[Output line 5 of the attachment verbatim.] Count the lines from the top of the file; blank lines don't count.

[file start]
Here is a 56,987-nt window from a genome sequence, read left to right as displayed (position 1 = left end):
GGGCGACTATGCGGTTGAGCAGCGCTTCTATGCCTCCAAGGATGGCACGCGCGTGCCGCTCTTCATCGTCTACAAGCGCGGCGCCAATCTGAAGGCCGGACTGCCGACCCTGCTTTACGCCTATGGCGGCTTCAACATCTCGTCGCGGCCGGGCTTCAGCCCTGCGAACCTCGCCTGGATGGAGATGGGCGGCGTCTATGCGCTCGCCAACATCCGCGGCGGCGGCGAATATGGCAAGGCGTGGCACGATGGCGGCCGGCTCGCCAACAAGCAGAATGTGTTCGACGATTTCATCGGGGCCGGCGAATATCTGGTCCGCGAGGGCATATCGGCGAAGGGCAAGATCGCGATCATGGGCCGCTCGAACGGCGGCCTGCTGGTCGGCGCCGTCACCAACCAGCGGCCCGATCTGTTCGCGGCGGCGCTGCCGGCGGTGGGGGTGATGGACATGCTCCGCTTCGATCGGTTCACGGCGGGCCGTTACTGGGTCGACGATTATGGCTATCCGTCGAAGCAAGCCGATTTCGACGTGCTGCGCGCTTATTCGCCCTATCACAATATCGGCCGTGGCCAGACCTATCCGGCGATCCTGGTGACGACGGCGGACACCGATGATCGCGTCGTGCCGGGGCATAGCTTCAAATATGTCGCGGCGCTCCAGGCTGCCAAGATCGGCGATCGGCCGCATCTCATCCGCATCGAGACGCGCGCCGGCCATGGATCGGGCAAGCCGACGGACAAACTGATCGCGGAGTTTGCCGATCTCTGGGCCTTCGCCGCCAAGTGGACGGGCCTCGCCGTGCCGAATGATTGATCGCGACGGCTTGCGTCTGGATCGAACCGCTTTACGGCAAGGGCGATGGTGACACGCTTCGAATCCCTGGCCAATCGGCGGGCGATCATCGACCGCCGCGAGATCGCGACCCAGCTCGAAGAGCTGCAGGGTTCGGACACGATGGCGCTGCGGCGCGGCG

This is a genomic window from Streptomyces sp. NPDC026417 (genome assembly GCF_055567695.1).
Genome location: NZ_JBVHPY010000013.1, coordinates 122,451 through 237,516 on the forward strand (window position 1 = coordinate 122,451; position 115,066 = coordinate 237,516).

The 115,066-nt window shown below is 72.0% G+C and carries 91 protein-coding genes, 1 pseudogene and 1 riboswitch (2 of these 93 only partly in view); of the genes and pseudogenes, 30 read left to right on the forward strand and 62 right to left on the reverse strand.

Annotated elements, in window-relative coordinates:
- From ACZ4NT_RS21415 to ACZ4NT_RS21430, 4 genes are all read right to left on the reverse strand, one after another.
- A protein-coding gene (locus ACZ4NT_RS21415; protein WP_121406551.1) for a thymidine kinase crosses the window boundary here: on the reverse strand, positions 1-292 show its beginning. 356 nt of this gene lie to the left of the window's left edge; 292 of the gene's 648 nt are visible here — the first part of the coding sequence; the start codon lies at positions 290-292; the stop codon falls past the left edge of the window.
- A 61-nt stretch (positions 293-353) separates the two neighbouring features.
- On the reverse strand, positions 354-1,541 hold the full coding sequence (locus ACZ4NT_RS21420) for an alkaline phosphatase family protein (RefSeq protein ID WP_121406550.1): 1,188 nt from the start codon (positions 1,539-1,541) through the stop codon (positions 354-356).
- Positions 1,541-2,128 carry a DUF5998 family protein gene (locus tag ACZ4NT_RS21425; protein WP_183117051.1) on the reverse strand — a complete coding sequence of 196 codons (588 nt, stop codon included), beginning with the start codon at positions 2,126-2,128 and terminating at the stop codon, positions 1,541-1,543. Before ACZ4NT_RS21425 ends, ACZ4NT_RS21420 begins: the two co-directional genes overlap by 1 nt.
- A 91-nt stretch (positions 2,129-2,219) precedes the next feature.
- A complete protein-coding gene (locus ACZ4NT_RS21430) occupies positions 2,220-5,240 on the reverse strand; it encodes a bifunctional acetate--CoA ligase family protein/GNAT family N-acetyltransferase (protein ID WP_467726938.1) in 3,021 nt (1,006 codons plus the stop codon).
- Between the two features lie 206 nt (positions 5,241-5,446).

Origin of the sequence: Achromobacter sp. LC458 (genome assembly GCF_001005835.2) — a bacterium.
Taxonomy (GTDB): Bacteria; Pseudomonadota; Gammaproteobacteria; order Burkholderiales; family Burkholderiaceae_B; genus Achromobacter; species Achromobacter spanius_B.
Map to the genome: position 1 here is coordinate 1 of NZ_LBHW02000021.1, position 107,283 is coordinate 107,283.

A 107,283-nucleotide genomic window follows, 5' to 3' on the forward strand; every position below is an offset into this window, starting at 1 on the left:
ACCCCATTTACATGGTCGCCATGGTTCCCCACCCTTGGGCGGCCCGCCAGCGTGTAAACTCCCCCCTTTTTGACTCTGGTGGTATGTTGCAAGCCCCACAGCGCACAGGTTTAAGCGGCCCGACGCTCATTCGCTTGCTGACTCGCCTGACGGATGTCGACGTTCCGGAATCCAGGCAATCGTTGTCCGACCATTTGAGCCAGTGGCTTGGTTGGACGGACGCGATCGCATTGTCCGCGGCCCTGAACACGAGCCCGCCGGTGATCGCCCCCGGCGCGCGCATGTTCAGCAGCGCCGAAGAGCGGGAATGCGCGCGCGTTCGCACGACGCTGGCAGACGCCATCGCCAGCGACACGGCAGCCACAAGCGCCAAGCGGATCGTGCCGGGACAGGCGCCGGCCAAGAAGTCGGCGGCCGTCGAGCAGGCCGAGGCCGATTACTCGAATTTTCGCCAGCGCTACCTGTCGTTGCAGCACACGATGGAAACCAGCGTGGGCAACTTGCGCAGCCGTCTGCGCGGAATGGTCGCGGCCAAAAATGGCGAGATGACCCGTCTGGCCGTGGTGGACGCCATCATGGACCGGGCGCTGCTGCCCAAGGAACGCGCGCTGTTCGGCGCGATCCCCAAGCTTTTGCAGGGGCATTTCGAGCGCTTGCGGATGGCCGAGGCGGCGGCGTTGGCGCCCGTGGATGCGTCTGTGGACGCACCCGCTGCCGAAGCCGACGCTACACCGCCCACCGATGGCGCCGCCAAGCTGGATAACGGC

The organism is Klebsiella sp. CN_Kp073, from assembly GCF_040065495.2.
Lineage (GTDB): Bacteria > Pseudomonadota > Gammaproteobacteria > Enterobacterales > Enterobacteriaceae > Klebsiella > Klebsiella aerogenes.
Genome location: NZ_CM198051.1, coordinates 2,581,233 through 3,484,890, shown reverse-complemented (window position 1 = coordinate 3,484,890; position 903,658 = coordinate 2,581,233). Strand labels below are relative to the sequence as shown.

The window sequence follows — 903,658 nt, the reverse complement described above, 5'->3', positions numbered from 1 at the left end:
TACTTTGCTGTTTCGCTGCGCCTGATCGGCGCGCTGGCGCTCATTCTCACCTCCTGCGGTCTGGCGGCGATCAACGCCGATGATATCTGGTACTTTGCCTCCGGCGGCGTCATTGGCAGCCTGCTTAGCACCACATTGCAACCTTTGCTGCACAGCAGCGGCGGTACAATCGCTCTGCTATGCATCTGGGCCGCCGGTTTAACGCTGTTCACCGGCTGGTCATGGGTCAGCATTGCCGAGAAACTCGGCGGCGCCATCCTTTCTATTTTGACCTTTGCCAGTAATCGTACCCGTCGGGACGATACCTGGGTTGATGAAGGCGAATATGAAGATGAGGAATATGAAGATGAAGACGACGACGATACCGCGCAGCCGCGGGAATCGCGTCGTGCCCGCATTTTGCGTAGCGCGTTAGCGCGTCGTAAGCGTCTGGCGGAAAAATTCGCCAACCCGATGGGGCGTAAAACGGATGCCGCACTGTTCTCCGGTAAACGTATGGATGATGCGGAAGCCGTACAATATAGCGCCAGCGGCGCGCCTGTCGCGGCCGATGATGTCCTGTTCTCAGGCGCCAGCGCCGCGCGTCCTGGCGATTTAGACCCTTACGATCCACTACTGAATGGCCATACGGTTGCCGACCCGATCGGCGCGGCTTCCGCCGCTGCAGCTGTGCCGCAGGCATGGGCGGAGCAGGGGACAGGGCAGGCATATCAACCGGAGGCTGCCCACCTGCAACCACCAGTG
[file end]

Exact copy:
The 115,066-nt window shown below is 72.0% G+C and carries 91 protein-coding genes, 1 pseudogene and 1 riboswitch (2 of these 93 only partly in view); of the genes and pseudogenes, 30 read left to right on the forward strand and 62 right to left on the reverse strand.